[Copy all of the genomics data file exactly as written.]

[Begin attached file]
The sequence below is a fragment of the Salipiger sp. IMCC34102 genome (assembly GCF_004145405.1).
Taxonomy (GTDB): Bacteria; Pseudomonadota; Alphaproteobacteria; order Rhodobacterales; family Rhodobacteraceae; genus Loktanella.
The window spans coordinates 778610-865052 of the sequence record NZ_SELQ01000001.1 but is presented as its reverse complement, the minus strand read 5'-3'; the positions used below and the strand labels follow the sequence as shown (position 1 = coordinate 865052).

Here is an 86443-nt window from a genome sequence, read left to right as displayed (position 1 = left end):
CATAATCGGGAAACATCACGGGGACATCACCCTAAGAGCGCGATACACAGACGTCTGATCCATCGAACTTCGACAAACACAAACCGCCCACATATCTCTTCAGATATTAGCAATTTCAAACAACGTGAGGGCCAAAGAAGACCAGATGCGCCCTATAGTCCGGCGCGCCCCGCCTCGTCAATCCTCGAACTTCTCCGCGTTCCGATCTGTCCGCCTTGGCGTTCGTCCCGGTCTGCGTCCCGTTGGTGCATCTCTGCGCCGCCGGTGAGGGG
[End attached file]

The sequence below is a fragment of the Salipiger sp. IMCC34102 genome (assembly GCF_004145405.1).
Taxonomy (GTDB): Bacteria; Pseudomonadota; Alphaproteobacteria; order Rhodobacterales; family Rhodobacteraceae; genus Loktanella.
The window spans coordinates 778610-865052 of the sequence record NZ_SELQ01000001.1 but is presented as its reverse complement, the minus strand read 5'-3'; the positions used below and the strand labels follow the sequence as shown (position 1 = coordinate 865052).

Here is an 86443-nt window from a genome sequence, read left to right as displayed (position 1 = left end):
CATAATCGGGAAACATCACGGGGACATCACCCTAAGAGCGCGATACACAGACGTCTGATCCATCGAACTTCGACAAACACAAACCGCCCACATATCTCTTCAGATATTAGCAATTTCAAACAACGTGAGGGCCAAAGAAGACCAGATGCGCCCTATAGTCCGGCGCGCCCCGCCTCGTCAATCCTCGAACTTCTCCGCGTTCCGATCTGTCCGCCTTGGCGTTCGTCCCGGTCTGCGTCCCGTTGGTGCATCTCTGCGCCGCCGGTGAGGGG